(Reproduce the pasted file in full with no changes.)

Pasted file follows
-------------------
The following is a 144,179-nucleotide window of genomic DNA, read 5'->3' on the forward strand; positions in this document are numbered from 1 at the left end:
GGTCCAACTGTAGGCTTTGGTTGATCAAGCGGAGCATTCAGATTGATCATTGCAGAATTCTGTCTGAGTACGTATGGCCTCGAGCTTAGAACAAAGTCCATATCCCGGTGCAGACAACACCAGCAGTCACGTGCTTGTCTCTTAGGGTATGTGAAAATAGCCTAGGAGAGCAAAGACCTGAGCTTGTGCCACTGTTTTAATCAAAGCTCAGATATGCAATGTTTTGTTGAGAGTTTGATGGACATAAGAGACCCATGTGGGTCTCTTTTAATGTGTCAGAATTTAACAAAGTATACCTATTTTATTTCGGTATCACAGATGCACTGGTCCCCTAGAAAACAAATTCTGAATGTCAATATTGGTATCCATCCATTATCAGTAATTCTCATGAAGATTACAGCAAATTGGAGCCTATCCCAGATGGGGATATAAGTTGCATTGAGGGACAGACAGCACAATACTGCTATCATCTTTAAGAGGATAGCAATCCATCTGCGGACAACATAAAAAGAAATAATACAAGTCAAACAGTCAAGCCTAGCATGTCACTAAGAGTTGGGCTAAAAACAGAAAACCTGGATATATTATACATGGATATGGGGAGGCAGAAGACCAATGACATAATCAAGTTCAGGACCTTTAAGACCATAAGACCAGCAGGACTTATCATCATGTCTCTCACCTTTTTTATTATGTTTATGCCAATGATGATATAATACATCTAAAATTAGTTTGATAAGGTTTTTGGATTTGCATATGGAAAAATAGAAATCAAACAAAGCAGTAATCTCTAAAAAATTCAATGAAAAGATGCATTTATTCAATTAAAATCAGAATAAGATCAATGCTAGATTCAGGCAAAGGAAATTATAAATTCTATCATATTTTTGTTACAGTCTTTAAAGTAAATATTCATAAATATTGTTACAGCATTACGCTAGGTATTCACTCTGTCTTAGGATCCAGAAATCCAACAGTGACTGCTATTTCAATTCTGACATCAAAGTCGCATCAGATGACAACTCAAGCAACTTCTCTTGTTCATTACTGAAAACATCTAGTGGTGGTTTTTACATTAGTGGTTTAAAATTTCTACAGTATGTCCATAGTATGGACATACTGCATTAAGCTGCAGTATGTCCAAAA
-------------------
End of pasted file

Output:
The following is a 144,179-nucleotide window of genomic DNA, read 5'->3' on the forward strand; positions in this document are numbered from 1 at the left end:
GGTCCAACTGTAGGCTTTGGTTGATCAAGCGGAGCATTCAGATTGATCATTGCAGAATTCTGTCTGAGTACGTATGGCCTCGAGCTTAGAACAAAGTCCATATCCCGGTGCAGACAACACCAGCAGTCACGTGCTTGTCTCTTAGGGTATGTGAAAATAGCCTAGGAGAGCAAAGACCTGAGCTTGTGCCACTGTTTTAATCAAAGCTCAGATATGCAATGTTTTGTTGAGAGTTTGATGGACATAAGAGACCCATGTGGGTCTCTTTTAATGTGTCAGAATTTAACAAAGTATACCTATTTTATTTCGGTATCACAGATGCACTGGTCCCCTAGAAAACAAATTCTGAATGTCAATATTGGTATCCATCCATTATCAGTAATTCTCATGAAGATTACAGCAAATTGGAGCCTATCCCAGATGGGGATATAAGTTGCATTGAGGGACAGACAGCACAATACTGCTATCATCTTTAAGAGGATAGCAATCCATCTGCGGACAACATAAAAAGAAATAATACAAGTCAAACAGTCAAGCCTAGCATGTCACTAAGAGTTGGGCTAAAAACAGAAAACCTGGATATATTATACATGGATATGGGGAGGCAGAAGACCAATGACATAATCAAGTTCAGGACCTTTAAGACCATAAGACCAGCAGGACTTATCATCATGTCTCTCACCTTTTTTATTATGTTTATGCCAATGATGATATAATACATCTAAAATTAGTTTGATAAGGTTTTTGGATTTGCATATGGAAAAATAGAAATCAAACAAAGCAGTAATCTCTAAAAAATTCAATGAAAAGATGCATTTATTCAATTAAAATCAGAATAAGATCAATGCTAGATTCAGGCAAAGGAAATTATAAATTCTATCATATTTTTGTTACAGTCTTTAAAGTAAATATTCATAAATATTGTTACAGCATTACGCTAGGTATTCACTCTGTCTTAGGATCCAGAAATCCAACAGTGACTGCTATTTCAATTCTGACATCAAAGTCGCATCAGATGACAACTCAAGCAACTTCTCTTGTTCATTACTGAAAACATCTAGTGGTGGTTTTTACATTAGTGGTTTAAAATTTCTACAGTATGTCCATAGTATGGACATACTGCATTAAGCTGCAGTATGTCCAAAA